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Mudville: July 12, 2024 7:45 pm PDT

Dead Sea Baseball


About eight years ago, I said one day there will be so many people who don’t know what they are doing in charge of teams there will be a sea change in the game, a sea of mediocrity in baseball or worse.

People thought I was being a baseball conspiracy theorist. Well, here we are.

Welcome to the Dead Sea era of baseball.

Going into Tuesday’s games, only four teams in the National League were over .500. Four. Count ‘em, four.

Over in the “much better American League’’ six teams were over .500. Whoop-dee-do.

By changing the game philosophically, physically, and statistically, the Nerds have ruined baseball across the board. And by doing that, by creating terrible teams, not caring or knowing about fundamentals, in a bizarre way they have given themselves job security because basically every team stinks, except for a few elite teams, but all the others can be thrown into the same boiling pot of baseball stew.

So everybody is in the running.

That’s why of the nine NL teams vying for the last two wild card spots, only one was a .500 team, the Padres who currently have the second spot, and the not so mighty other eight were under .500 teams in the “race’’ for those spots in the bloated NL Wild Card. The Braves are four games up for the top wild card.

The under .500 Giants currently hold the third spot as I write this column for Baseball or Bust, then come the Cubs, Reds, Cardinals, Pirates, Diamondbacks, Nationals and even the embarrassing 28-36 Mets are “in the thick of the race.’’

That is a lot of slop in the NL wild card stew.

Jordan Hicks #12 of the San Francisco Giants is taken out of the game by manager Bob Melvin in the fifth inning of their game against the Houston Astros at Oracle Park on June 11, 2024 in San Francisco, California. (Photo by Ezra Shaw/Getty Images)

The Mets are only 3.5 games back going into play Tuesday. It used to be win and in. Now it is stink and in.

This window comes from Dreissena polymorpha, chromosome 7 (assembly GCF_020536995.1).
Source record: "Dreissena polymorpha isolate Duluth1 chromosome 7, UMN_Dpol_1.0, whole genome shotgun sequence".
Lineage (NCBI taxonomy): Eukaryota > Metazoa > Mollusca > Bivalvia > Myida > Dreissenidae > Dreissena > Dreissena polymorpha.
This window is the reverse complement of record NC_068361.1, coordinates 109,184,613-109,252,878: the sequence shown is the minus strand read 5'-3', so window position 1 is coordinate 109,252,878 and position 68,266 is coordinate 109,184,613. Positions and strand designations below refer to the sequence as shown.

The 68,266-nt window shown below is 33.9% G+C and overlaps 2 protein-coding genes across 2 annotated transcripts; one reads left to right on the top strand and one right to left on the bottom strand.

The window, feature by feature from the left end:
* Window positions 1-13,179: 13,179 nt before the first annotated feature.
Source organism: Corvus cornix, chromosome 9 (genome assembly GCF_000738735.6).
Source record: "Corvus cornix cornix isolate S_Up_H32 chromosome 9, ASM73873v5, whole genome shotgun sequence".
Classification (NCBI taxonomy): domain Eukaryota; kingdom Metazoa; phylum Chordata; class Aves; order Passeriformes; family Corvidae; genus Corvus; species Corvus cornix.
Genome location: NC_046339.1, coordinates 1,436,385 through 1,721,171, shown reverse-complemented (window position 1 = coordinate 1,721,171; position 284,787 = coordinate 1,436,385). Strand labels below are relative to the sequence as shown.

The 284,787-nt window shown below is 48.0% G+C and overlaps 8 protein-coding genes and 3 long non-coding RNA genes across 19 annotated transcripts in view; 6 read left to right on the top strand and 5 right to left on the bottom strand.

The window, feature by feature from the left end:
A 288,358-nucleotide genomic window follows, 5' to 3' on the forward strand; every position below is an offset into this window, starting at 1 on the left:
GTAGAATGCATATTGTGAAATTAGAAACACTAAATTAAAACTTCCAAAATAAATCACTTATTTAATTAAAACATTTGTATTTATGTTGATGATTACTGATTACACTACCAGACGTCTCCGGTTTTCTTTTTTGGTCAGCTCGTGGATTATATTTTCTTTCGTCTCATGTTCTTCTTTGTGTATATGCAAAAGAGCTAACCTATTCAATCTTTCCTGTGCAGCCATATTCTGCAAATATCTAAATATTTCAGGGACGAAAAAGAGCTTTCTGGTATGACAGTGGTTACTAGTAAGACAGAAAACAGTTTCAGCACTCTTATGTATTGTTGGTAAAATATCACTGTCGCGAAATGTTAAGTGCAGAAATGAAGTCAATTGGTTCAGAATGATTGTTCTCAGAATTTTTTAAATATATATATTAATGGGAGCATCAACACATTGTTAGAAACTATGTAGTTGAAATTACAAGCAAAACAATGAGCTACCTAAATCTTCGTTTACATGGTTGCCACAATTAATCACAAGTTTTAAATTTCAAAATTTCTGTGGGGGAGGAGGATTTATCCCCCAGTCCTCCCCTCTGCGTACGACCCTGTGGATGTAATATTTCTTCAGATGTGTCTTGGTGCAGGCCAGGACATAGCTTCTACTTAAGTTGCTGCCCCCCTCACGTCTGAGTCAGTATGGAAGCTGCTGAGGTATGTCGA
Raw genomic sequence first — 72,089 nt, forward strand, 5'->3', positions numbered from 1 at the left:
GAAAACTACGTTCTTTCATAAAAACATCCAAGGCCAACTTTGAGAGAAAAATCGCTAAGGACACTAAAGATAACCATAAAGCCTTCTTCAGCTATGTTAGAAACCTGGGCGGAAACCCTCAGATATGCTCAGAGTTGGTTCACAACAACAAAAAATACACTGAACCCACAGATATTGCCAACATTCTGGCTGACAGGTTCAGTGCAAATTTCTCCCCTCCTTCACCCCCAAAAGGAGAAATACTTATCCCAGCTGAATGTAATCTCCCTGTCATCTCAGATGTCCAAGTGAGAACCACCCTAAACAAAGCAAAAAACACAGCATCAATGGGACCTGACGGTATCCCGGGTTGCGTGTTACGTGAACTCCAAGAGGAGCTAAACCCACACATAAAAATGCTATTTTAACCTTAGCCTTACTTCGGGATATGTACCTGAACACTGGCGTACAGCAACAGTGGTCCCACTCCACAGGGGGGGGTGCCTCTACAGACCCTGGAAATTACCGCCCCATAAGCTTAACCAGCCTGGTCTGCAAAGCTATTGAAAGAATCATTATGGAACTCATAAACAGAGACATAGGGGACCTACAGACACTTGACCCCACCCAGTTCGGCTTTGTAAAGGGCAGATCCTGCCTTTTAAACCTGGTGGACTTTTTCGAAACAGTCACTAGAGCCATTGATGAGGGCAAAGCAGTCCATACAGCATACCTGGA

You too can play .438 baseball now like the Mets and still have the opportunity to win the World Series in Rob Manfred’s lowered bar world of Major League Baseball.

And it is only getting worse.

Sure, there are a handful of good teams, but the good teams will run into hurdles. Shohei Ohtani is slumping for the Dodgers. Over the last 14 games Shohei is batting .183 with two home runs, 11 hits and 19 strikeouts.

Maybe he is preoccupied thinking to himself: “How did I not know $17 million disappeared from my bank account.’’

I don’t know about you, but if a $17 questionable charge comes up on my account, I’m all over it with the help of Mrs. AMBS. Shohei let $17 million slip away to his gambling translator. MLB gambling is another gigantic issue, of course, but I have too much on the field stuff I want to get to now. The gambling issue will only get worse.

Another good team, the Phillies, got bad news Tuesday when it was announced that backbone catcher J.T. Realmuto underwent right knee surgery, you know the knee that was one knee down in London on that pitch that got away that allowed the Mets to beat the Phillies, 6-5 in the second game of the London Series.

So much for one knee down being good for the knees.

Another day, another injury; the numbers are overwhelming especially when it comes to shredding elbows and shoulders for pitchers. The Reds had a big day in that department Tuesday, but nearly every day is Pitcher on the Shelf day in MLB.

They fail to mention that pitching injuries are some of the biggest things created in pitching labs. Bullpens used to be pitching labs.

As for the never out of it Mets, without that gift of a win when reliever Jose Alvarado was busy walking hitters, hitting hitters, throwing the ball to the backstop in the ninth inning – some great baseball – the Mets would have gone into Tuesday 27-37. Steve (Three to Five Years) Cohen has changed his expectations a bit since purchasing the Mets.

Steve certainly has gone through a lot of employees but now has his man in David Stearns.

For the most part, the presidents of baseball operations (POBOs) run the same game plan. They take over, stink, get some high draft picks and begin the five-to seven-year rebuild. They also dismantle the organization of solid baseball people because they want their way to be the only way. They bring in innovative development philosophies, it’s all about the tech, not the reps. And, of course, the veteran manager has to go.

Not just MLB, MiLB as well, just check out some of those games where fundamentals are a thing of the past. I spoke to a scout this week who just finished up an eight-game series. There were 20 stolen bases. No one caught.